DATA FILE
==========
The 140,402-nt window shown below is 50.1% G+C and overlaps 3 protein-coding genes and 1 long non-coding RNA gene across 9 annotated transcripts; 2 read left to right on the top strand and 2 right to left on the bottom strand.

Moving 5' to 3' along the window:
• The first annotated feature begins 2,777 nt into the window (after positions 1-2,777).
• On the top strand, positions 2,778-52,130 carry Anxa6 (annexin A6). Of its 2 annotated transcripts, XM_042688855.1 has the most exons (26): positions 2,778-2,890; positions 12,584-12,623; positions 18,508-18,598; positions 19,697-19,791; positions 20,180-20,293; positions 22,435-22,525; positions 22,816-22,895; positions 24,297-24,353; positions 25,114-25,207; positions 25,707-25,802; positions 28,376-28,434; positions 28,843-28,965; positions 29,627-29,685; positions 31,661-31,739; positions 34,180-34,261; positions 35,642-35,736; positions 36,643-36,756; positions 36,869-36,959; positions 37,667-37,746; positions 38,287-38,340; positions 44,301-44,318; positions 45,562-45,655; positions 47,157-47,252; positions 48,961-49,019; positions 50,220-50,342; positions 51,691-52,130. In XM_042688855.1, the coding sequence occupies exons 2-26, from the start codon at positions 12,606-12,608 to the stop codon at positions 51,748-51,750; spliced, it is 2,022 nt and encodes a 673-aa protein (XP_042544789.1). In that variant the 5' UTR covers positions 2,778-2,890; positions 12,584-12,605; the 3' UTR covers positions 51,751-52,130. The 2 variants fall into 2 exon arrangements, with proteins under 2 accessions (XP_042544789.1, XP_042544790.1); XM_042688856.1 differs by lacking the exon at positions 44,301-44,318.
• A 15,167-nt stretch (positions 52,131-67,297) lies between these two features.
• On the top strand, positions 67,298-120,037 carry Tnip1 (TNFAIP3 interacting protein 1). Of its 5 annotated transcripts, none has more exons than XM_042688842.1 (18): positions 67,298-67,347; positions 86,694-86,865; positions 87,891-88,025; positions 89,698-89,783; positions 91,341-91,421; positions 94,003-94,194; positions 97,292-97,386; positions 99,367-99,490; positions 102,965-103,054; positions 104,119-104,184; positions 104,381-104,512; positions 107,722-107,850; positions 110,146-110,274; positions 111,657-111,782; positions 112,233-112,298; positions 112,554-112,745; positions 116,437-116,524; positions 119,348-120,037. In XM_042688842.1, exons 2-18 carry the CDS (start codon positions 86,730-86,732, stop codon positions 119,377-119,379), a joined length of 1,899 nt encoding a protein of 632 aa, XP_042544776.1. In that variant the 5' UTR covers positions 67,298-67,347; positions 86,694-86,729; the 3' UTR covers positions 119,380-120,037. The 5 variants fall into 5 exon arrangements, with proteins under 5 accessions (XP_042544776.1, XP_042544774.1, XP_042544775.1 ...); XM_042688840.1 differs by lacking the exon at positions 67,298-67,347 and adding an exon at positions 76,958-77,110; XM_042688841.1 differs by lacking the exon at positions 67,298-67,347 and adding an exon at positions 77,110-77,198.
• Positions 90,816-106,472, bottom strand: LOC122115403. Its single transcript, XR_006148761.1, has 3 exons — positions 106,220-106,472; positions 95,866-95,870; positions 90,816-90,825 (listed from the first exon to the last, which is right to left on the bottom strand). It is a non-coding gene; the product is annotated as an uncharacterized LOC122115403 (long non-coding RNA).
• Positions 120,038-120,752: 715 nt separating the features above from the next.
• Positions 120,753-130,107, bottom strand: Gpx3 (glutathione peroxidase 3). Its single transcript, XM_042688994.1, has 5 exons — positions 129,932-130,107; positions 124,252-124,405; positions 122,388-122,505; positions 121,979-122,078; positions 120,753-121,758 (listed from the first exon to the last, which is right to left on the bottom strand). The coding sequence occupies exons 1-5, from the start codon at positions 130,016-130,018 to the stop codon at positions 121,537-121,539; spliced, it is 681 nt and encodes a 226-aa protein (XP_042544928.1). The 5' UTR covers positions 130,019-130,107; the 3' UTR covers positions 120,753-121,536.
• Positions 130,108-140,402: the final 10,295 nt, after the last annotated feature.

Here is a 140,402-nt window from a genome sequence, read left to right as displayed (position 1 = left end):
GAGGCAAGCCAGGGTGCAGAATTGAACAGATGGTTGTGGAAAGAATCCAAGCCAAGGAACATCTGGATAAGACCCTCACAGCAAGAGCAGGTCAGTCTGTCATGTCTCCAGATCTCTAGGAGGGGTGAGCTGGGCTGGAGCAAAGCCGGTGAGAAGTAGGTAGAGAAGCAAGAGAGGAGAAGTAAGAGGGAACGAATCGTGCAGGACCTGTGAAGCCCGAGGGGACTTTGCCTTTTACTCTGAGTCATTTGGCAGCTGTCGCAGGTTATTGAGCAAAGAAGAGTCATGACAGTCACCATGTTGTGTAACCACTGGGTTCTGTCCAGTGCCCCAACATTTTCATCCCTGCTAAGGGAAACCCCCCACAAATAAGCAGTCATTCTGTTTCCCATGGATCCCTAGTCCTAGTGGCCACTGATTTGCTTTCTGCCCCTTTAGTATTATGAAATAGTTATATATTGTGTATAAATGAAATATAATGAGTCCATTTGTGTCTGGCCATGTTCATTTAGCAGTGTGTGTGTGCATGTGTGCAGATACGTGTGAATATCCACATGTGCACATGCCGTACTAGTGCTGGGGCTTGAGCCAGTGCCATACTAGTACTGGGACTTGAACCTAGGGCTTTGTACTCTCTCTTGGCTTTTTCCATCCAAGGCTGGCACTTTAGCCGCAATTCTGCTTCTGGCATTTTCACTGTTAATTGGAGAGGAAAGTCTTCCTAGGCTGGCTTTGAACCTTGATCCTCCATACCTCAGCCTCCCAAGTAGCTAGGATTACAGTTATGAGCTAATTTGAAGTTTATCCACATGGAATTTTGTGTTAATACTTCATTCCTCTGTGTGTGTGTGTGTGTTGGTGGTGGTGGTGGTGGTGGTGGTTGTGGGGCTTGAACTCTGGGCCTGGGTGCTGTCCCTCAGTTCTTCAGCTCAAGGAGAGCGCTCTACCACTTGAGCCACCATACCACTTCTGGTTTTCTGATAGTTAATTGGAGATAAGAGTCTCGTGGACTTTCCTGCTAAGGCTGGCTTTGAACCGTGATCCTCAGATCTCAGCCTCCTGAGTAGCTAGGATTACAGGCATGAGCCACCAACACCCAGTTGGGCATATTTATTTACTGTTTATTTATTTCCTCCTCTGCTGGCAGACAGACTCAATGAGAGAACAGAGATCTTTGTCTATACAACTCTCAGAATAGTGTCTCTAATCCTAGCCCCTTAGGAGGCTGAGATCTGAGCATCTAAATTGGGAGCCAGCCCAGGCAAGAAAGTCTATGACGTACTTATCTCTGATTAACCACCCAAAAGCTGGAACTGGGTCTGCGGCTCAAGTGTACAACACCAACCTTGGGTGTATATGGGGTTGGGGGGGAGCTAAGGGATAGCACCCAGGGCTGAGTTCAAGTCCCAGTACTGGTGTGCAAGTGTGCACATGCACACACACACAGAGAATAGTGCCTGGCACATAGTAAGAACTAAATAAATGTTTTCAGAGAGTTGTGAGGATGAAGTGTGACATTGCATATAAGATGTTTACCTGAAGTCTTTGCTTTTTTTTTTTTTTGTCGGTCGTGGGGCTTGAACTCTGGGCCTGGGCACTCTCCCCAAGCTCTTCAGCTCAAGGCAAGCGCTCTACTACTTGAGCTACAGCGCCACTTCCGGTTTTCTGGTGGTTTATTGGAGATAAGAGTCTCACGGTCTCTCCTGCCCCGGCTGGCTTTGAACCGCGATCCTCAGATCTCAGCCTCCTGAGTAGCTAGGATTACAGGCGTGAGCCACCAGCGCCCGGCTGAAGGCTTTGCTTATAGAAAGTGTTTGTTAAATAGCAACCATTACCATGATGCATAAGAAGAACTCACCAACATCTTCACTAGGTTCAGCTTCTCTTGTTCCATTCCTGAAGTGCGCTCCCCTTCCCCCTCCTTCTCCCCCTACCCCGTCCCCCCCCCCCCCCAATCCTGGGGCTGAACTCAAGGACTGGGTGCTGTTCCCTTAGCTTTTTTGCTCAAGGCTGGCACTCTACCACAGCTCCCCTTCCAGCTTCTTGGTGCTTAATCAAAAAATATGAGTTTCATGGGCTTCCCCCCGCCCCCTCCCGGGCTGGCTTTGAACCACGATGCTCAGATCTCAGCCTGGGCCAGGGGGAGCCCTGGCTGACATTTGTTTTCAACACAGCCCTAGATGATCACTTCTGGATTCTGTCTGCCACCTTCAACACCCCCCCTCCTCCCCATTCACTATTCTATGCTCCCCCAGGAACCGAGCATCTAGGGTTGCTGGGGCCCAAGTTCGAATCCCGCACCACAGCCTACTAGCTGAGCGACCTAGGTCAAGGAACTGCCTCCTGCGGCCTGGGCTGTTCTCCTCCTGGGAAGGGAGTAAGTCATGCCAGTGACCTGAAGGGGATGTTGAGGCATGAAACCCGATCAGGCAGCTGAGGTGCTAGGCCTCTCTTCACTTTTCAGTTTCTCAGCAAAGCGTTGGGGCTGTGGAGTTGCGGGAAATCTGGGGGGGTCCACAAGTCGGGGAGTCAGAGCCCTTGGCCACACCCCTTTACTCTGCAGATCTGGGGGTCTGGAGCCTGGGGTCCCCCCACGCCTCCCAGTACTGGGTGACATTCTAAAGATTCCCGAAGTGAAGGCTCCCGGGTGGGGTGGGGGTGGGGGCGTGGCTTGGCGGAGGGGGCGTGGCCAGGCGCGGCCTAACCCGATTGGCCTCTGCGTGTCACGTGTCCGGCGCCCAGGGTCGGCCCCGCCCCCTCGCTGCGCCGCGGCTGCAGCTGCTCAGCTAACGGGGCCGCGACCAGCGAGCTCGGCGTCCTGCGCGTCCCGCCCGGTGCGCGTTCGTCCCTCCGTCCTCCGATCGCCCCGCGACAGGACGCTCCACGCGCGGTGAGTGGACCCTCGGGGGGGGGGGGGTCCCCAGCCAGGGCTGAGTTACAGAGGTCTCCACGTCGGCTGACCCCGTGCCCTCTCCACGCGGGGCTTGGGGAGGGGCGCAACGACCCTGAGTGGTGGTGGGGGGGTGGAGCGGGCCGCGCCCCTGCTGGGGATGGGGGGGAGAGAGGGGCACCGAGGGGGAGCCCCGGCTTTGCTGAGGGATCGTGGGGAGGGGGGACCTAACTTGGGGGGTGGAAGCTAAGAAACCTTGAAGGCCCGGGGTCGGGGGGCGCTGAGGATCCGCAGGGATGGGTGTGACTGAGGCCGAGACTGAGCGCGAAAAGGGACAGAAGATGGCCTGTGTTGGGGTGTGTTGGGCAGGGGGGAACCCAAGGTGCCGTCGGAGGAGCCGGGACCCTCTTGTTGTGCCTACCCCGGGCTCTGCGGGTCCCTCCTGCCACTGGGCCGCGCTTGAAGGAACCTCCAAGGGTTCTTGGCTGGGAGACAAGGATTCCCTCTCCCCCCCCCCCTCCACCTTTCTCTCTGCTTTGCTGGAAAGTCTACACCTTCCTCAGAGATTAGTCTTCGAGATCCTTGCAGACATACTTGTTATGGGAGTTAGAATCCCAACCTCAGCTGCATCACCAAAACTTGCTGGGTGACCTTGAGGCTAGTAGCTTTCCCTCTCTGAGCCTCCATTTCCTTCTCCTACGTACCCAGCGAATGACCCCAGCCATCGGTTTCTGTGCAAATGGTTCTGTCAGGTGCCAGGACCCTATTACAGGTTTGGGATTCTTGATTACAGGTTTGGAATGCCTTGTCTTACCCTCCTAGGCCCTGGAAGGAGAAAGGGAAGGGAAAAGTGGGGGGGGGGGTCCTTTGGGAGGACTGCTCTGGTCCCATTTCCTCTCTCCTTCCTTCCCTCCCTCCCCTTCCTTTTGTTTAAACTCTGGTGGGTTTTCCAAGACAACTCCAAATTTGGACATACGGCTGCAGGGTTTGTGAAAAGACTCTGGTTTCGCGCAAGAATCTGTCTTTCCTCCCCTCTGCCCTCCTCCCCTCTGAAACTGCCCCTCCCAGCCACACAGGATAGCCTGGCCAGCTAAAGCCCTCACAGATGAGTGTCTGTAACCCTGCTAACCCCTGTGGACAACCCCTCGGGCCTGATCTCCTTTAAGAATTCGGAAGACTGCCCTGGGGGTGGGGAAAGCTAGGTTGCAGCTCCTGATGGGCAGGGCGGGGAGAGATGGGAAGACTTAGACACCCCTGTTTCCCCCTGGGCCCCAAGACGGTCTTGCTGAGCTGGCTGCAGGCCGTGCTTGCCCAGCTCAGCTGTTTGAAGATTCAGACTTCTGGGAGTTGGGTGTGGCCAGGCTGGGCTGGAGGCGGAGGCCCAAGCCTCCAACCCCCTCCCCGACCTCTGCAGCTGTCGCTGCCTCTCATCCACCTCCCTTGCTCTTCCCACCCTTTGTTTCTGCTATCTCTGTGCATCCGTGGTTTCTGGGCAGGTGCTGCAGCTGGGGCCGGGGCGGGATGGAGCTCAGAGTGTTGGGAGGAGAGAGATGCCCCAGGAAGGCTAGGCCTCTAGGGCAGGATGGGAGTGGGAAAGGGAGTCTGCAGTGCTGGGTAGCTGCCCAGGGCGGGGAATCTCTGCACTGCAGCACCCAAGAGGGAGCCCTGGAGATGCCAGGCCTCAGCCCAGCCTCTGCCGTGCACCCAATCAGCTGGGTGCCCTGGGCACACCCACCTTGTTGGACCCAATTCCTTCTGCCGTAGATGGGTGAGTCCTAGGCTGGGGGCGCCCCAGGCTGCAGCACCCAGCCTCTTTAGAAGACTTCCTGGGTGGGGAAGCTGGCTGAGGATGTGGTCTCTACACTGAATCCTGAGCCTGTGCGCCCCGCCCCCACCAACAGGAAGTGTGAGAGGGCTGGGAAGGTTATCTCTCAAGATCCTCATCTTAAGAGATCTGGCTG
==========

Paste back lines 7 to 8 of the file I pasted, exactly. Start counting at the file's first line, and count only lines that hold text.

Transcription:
• Positions 90,816-106,472, bottom strand: LOC122115403. Its single transcript, XR_006148761.1, has 3 exons — positions 106,220-106,472; positions 95,866-95,870; positions 90,816-90,825 (listed from the first exon to the last, which is right to left on the bottom strand). It is a non-coding gene; the product is annotated as an uncharacterized LOC122115403 (long non-coding RNA).
• Positions 120,038-120,752: 715 nt separating the features above from the next.